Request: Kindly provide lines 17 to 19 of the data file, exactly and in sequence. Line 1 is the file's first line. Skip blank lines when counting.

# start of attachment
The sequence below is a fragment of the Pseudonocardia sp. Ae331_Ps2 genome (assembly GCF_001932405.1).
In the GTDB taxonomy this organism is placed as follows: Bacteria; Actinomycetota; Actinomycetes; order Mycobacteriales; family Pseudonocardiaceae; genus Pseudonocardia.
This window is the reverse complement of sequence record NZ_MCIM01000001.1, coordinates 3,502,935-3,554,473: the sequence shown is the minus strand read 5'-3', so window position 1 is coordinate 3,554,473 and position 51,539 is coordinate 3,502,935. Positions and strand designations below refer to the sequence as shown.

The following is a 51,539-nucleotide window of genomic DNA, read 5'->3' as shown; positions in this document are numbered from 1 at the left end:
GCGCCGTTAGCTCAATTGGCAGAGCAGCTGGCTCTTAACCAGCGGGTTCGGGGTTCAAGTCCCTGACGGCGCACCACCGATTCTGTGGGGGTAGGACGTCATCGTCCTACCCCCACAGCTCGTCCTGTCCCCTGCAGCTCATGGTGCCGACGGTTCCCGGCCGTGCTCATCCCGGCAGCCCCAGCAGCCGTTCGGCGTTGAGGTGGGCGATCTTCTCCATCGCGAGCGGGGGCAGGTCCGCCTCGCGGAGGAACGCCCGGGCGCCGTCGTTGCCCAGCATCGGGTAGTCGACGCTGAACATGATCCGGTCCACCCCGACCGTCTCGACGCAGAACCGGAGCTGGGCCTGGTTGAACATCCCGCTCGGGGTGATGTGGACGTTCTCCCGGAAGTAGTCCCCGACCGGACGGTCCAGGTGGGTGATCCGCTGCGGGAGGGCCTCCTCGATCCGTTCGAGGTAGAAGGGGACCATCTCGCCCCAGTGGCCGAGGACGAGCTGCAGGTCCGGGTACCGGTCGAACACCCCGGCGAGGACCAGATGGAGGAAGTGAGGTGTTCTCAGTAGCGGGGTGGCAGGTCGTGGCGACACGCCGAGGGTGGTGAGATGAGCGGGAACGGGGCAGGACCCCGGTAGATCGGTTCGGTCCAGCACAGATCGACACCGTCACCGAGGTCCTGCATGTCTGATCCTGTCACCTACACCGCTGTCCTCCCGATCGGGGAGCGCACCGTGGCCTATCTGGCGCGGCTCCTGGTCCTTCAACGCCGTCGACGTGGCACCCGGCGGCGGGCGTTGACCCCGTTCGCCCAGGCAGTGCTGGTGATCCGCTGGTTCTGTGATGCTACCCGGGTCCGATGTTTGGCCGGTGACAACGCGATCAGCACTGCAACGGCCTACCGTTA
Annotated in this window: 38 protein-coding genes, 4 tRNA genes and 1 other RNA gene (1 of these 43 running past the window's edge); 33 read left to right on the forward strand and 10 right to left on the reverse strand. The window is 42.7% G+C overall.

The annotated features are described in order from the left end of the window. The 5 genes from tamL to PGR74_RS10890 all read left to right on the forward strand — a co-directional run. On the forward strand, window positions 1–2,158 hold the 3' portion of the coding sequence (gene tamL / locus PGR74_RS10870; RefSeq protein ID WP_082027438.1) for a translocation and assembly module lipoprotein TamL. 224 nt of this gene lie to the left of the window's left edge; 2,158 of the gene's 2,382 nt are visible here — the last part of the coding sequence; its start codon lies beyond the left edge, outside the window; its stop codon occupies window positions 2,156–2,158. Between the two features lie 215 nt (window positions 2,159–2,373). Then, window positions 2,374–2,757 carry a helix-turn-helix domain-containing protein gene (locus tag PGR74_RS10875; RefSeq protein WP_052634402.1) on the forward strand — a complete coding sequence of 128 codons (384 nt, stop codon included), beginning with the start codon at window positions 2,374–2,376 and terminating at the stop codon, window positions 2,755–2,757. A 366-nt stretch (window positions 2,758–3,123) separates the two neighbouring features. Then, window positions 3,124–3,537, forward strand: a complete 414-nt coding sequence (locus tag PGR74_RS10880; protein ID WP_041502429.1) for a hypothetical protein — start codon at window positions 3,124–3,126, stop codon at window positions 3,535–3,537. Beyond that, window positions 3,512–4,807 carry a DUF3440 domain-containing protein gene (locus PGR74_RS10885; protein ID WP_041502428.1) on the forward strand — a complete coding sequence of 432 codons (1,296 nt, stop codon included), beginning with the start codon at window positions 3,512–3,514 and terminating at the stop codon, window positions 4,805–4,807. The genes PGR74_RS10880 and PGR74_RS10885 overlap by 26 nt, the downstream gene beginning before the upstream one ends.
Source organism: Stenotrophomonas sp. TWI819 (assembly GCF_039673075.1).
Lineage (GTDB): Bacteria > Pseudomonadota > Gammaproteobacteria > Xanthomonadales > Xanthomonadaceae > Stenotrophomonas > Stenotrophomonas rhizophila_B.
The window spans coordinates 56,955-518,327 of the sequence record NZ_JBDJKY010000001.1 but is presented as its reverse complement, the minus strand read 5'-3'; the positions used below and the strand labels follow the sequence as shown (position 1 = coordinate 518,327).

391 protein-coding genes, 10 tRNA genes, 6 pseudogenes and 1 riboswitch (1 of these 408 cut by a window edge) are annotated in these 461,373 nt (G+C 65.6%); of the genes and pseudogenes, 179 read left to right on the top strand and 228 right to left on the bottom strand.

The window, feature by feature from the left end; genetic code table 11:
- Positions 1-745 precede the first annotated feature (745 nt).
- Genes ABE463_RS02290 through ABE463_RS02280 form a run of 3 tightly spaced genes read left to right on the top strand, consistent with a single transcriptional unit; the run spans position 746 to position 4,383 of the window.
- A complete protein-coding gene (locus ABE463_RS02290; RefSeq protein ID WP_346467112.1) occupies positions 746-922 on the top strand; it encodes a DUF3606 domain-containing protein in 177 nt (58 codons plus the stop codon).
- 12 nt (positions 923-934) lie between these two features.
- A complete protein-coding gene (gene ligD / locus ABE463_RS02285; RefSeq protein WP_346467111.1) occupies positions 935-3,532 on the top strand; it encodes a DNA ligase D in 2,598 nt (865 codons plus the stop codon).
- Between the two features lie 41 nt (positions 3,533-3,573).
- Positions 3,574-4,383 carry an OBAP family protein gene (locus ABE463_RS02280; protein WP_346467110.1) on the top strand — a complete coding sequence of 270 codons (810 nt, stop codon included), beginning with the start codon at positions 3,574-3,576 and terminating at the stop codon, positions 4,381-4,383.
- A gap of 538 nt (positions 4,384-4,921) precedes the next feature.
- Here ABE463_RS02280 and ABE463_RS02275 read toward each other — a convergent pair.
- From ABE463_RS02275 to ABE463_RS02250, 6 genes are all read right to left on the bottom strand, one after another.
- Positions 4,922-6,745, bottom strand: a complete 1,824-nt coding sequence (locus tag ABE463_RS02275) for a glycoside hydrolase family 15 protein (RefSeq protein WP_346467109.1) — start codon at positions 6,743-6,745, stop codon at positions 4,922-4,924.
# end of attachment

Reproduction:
- A complete protein-coding gene (gene ligD / locus ABE463_RS02285; RefSeq protein WP_346467111.1) occupies positions 935-3,532 on the top strand; it encodes a DNA ligase D in 2,598 nt (865 codons plus the stop codon).
- Between the two features lie 41 nt (positions 3,533-3,573).
- Positions 3,574-4,383 carry an OBAP family protein gene (locus ABE463_RS02280; protein WP_346467110.1) on the top strand — a complete coding sequence of 270 codons (810 nt, stop codon included), beginning with the start codon at positions 3,574-3,576 and terminating at the stop codon, positions 4,381-4,383.